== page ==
Legalities concerning magic in the Sanguine Alliance are, for the most part, the common laws concerning the colleges and their use. Weather spells are more strictly coordinated than in most other places, however, and large Weather castings must be registered in advance with an island's government. Temporary restrictions in a region on castings of one college or another, lasting perhaps a week or two, are commonly handed down from on high. This is often explained by the astrological signs indicating significant problems attending such works in a particular region.
The favored divination of Alliance citizens is, of course, astrology, to the point of significant public investment, as described elsewhere. Like Tomosics, Alliance citizens generally know their birthdays. Unlike Tomosics, these are available in the public records for the use of government officials, and an enterprising thief or briber may be able to obtain this information for a divination regarding an enemy.
The Sanguine Alliance is the only nation in which Tech College spells exist, and only a few of these: Seek Machine/TL3, Reveal Function/TL3, and Schematic are known, while Rebuild/TL3 is being researched. (Machine Control, when the researchers get around to it, will not require Lightning, since TL3 machinery is non-electrical, but will require a substitute for the machine's usual energy source, such as Shape Air, Shape Water, or Shape Fire.) Concern about the phenomenon of Earth-sickness has sparked groping research into Radiation spells, though what the Alliance mages are looking for they're not sure of yet.
The Alliance has come up with some unique enchantments which allow large-scale production of small enchanted items of limited use. These are networked and help them maintain well-organized administration of their territory. Cloud-Walking and Cloud-Vaulting are also exclusive specialties of the Alliance, whose couriers use them when possible to speed their errands.
The Sanguine Alliance is in the unfortunate geographic position of housing neither geysers nor volcanoes, and so neither spell is widely known here. Since its mages tend to be focused on application rather than theory, the Meta College is not well known here: only Delay, Suspend Curse, Remove Curse, and various Counterspells are in wide circulation.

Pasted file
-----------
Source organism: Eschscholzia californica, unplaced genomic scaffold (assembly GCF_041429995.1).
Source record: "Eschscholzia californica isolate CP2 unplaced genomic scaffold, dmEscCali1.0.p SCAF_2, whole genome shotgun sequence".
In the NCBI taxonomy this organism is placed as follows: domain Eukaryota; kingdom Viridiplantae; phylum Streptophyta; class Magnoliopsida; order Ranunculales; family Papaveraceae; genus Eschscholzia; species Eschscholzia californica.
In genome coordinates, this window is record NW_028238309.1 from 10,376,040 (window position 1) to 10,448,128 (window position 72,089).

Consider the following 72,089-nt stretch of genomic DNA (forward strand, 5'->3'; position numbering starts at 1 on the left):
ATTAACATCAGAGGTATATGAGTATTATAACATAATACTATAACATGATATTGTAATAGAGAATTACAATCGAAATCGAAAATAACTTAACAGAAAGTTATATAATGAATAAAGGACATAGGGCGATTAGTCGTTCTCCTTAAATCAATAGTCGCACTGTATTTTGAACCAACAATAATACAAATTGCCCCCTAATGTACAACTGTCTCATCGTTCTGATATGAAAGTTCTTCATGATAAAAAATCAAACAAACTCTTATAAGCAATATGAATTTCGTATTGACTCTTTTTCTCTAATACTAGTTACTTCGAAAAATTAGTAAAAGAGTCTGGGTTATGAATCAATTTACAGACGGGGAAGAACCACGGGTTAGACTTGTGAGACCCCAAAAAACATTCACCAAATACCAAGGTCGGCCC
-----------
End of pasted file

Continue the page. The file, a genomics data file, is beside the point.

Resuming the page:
The League had its own traditions of magic before Tomos arrived and has preserved much of them; it borrowed from new spells it had not known and worked them in to its own body of knowledge. The Azarin style of magic is very rhythmical and singsong, its gestures almost dance. These have been formalized, and both song mages and dance mages exist in the League. (How do societal forms affect a supposedly inborn advantage like Magery? Perhaps, as potential mages are growing up, their sense of how they can cast spells is shaped by their culture.) The latter tend to be leaders of ceremonial spells, for effects of use to a large community like Bless Plants.
Legalities of magic in the League are mainly the usual restrictions. They are, however, the only national entity to have legally forbidden Void magic.
The Azarin employ pyromancy for divinations. The herbs they use are harvested from the shores of the Ring Bay and preserved for sale throughout the League, but an Azarin diviner away from home and lacking a "dose" is out of luck. In desperate need, however, working with a naturalist or herbalist native to the area he is in, he may be able to reconstruct the necessary plant components from local herbs. (GMs who wish to allow the enterprise might consider this an easy form of magical research, starting from a known spell and adapting it to local conditions. The relevant skill would be Thaumatology, though Botany, Herbalism, or similar skills would also be important.)
Bows work well in the open spaces of the Azarin League, and spells based on physical missiles have greater societal impetus there. Flaming Missiles, Icy Missiles, Lightning Missiles, Quick Aim, Cornucopia, Spell Arrow, Blank Spell Arrow, and Speed Spell Arrow were invented in the Azarin League and are primarily studied and used there. Their knowledge is no longer exclusive to the League, but someone looking to learn the spells will have the best chance of finding a teacher among the enchanters and war-mages of the League; any previously-enchanted items encountered in the course of an adventure are most likely to be of League make.